Familiar done Differently

IN THE 1970s sushi was still relatively unfamiliar to most Americans. Many were hesitant to try raw fish, which was a key component of traditional sushi. A chef in Los Angeles (some versions attribute this to Ichiro Mashita) created the California Roll as a way to introduce sushi to American palates.

The California Roll integrated familiar ingredients (avocado, cucumber) and used cooked crab meat instead of raw fish. Crucially, it was designed with the rice on the outside and the seaweed hidden inside, making it visually more appealing to Americans unfamiliar with nori (seaweed).

This example, highlighted by the author Nir Eyal, demonstrates that people don’t want something truly new….  “they want the familiar done differently

We love new and improved but in relatively modest proportions. As Charles Kettering quipped:

“People are very open-minded about new things – as long as they’re exactly like the old ones”

New and improved is great for things we’re already familiar with, but not for products where we lack a frame of reference. This principle extends to how we build.

Adopting ‘modern methods’ often requires new points of team engagement, interrelationships, and activities. With an unfamiliar feeling and risk profile many clients are hesitant in their adoption. The market therefore needs to find ways to integrate new ideas or options with familiar elements, making them feel less foreign and more accessible to developers and public sector clients alike.

A study by Linda Bacon (2017) [what a great name] reaffirmed this principle. She assessed whether positioning plant-based foods as vegetarian on menus helped or hindered the ordering of these dishes and found that diners who received menus with plant-based dishes in a separate vegetarian section were 56 percent less likely to order those dishes. Almost a decade earlier, a study by Mogilner et al. (2008) similarly found that integrating products into fewer, broader categories (rather than many specific ones) can increase consumer satisfaction and purchase likelihood.

Therefore, while it was previously in vogue to create bespoke, dedicated frameworks to facilitate access to the MMC market, this approach may have raised ease of access but inadvertently reduced interest.  Dedicated MMC frameworks may have provided access for those with a defined commitments to CAT 1 solutions but inadvertenly excluded those less sure.

Building Better, the National Housing Federation-backed alliance of housing associations and councils, has recently broken this mould. They have integrated their housing delivery providers with a mix of both ‘traditional’ and ‘modern’ solution providers. The ‘Integrated Traditional Build & MMC framework’ responds to calls from social housing providers for a compliant way of involving trusted, local contractors on MMC projects, where elements of traditional construction are often still needed.

This allows housing providers to bring in local, trusted construction firms who can lead offsite projects. Mixing the blend – offering new with the familiar – the housing equivalent of the California Roll.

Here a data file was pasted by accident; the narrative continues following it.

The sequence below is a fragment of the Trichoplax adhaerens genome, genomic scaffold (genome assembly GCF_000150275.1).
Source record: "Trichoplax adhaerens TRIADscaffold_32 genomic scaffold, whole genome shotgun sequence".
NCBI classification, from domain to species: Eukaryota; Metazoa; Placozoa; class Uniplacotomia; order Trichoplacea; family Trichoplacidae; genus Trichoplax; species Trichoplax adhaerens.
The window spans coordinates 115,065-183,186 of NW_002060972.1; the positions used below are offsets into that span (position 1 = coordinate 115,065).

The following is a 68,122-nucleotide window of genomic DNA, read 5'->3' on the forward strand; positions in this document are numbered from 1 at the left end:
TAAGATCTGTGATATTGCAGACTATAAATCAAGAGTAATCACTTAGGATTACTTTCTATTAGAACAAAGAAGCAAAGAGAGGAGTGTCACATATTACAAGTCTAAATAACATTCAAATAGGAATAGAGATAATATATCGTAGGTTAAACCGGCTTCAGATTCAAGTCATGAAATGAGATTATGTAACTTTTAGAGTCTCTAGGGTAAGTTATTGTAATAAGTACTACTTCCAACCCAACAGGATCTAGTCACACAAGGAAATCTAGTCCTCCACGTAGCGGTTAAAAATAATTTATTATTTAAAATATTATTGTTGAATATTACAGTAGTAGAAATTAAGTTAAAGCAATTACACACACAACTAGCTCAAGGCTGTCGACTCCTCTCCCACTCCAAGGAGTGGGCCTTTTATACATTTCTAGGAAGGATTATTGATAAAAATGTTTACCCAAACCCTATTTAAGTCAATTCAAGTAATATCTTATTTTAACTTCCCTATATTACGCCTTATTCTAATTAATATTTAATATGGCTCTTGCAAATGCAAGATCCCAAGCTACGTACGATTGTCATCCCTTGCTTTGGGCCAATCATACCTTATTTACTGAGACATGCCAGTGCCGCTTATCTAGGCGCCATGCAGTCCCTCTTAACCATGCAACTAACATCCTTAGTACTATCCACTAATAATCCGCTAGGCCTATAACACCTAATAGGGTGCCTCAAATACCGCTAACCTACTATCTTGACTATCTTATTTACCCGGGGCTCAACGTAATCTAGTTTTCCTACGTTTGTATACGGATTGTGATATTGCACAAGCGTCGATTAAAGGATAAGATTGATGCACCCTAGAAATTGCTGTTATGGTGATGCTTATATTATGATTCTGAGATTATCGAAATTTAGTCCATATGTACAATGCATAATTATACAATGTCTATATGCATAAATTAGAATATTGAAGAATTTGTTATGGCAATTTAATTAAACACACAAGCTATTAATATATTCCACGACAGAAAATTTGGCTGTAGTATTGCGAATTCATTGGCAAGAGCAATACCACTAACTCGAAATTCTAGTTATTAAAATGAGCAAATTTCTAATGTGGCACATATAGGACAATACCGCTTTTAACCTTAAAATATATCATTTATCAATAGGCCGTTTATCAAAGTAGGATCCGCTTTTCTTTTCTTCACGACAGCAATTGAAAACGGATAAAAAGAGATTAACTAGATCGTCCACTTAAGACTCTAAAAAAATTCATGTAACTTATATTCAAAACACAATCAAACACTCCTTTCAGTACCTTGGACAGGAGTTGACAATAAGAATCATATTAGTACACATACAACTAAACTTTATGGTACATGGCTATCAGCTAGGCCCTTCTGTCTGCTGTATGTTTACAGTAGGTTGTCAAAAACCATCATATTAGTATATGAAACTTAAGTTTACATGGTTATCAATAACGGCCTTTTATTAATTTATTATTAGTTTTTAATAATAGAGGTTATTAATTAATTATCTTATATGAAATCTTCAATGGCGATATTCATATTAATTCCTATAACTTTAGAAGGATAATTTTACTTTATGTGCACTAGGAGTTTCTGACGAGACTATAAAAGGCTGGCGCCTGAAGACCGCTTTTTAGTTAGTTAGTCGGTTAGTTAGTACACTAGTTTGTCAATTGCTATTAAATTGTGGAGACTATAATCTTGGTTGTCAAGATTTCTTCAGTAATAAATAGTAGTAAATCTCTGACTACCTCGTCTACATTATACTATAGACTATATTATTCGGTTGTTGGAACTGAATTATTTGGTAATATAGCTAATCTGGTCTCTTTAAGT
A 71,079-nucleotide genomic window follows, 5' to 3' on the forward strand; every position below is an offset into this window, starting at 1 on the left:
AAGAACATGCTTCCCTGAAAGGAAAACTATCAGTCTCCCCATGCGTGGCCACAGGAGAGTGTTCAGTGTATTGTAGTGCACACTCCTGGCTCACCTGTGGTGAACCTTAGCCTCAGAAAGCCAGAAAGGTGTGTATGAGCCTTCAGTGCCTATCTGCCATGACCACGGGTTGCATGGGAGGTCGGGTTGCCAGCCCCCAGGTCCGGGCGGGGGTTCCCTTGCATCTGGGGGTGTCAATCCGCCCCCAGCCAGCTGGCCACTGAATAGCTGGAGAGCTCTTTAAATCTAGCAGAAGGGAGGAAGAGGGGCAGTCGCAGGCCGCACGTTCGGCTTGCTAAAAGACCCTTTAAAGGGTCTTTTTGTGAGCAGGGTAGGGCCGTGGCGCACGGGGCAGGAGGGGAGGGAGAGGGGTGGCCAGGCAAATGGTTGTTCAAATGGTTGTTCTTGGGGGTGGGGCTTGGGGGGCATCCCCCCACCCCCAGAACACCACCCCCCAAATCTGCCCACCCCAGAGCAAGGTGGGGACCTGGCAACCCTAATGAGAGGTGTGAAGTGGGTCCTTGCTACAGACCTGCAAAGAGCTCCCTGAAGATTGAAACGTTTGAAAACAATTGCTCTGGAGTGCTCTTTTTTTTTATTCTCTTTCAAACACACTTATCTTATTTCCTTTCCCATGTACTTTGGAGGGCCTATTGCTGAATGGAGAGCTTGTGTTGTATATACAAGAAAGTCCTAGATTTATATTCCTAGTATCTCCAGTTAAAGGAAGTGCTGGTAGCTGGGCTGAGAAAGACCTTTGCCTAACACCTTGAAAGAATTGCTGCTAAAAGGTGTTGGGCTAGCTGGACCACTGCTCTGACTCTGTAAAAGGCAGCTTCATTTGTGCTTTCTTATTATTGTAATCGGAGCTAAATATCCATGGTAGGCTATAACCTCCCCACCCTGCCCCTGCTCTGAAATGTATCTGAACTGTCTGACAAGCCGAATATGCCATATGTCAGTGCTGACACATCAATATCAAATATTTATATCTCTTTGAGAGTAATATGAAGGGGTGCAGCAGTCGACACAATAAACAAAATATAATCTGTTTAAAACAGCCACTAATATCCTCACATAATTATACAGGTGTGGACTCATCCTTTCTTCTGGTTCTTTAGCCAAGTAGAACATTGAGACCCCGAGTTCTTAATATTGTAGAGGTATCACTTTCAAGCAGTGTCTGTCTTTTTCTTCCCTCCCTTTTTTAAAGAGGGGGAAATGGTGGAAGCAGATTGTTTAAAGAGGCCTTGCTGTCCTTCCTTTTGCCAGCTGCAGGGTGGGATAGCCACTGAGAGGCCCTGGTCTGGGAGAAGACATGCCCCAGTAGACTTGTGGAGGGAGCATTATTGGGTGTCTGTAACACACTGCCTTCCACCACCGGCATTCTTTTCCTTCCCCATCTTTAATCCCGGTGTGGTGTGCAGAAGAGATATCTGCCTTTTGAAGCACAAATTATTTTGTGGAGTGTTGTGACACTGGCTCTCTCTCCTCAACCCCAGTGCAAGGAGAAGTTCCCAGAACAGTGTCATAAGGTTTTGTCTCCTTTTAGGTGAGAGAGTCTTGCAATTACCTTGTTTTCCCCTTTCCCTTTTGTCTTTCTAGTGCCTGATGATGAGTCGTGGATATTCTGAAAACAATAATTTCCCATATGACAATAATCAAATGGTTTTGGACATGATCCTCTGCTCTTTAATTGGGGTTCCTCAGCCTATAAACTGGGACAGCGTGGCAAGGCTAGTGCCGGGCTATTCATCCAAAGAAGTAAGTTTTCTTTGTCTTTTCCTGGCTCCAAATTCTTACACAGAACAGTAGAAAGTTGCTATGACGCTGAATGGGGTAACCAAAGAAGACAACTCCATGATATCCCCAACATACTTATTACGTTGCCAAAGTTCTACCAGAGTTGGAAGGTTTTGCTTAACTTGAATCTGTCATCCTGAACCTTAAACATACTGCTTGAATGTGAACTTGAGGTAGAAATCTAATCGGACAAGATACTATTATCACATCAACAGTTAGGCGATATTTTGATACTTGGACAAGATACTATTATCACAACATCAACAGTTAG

Jamie Hillier

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With a penchant for tweed and jackets with leather arm patches, Jamie began his career as a quantity surveyor, before climbing the ladder to lead major projects for a Tier 1 contractor.

Eventually expanding his book collection beyond copies of SMM7, Jamie has interest in a broad range of subjects linked to delivering better outcomes for society and the environment.

His strategic insights on MMC and behavioural science have made their way into numerous government, industry and academic publications, including the Construction Playbook, Transforming Infrastructure Performance Roadmap to 2030, the Platform Rulebook and the RIBA DfMA Overlay.

John Handscomb

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Construction is in John’s blood. Learning from his father who was a planner and project manager, John began his career by working on some iconic projects in both the public and private sector.

As a procurement expert and integrator of new ways of working, John has pioneered the integration of platform principles, DfMA processes and supply chain within over £5bn projects in the last 15 years, for some of the largest building programmes in the UK. Despite his considerable expertise, John keeps it simple, communicating complicated ideas with ease and helping to equip the industry with new knowledge and skills.

Outside of Akerlof, John enjoys his executive role with technology start-up ScanTech Digital, spending time with his family, taking trips down the football, playing a bit of golf with friends and the odd pint. 

Our name is shared with George Akerlof, a Nobel Prize-winning economist.

His seminal paper, Market for Lemons, demonstrated the devastating consequences of making decisions under the conditions of quality uncertainty and unequal information between buyers and sellers, increasing the chance of buyers ending up with a ‘lemon’.

This 50-year-old concept continues to retain parallels within the construction industry.

Through our insight and experience, we can rebalance this information asymmetry on behalf of our clients, levelling the playing field to deliver better outcomes.